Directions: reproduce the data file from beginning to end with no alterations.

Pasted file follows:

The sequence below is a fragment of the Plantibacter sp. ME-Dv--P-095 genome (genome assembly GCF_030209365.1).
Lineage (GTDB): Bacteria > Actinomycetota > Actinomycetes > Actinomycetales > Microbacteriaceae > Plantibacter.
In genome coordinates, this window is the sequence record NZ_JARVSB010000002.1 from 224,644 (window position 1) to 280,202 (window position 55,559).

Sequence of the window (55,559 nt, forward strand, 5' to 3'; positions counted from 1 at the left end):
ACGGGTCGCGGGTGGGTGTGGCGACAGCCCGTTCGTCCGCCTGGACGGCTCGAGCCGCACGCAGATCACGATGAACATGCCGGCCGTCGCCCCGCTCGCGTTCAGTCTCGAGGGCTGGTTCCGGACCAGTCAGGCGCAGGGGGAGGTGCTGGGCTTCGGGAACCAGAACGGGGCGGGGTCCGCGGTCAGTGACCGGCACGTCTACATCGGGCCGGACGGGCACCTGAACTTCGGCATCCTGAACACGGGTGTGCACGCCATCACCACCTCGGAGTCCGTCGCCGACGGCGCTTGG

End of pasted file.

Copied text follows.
The sequence below is a fragment of the Plantibacter sp. ME-Dv--P-095 genome (genome assembly GCF_030209365.1).
Lineage (GTDB): Bacteria > Actinomycetota > Actinomycetes > Actinomycetales > Microbacteriaceae > Plantibacter.
In genome coordinates, this window is the sequence record NZ_JARVSB010000002.1 from 224,644 (window position 1) to 280,202 (window position 55,559).

Sequence of the window (55,559 nt, forward strand, 5' to 3'; positions counted from 1 at the left end):
ACGGGTCGCGGGTGGGTGTGGCGACAGCCCGTTCGTCCGCCTGGACGGCTCGAGCCGCACGCAGATCACGATGAACATGCCGGCCGTCGCCCCGCTCGCGTTCAGTCTCGAGGGCTGGTTCCGGACCAGTCAGGCGCAGGGGGAGGTGCTGGGCTTCGGGAACCAGAACGGGGCGGGGTCCGCGGTCAGTGACCGGCACGTCTACATCGGGCCGGACGGGCACCTGAACTTCGGCATCCTGAACACGGGTGTGCACGCCATCACCACCTCGGAGTCCGTCGCCGACGGCGCTTGG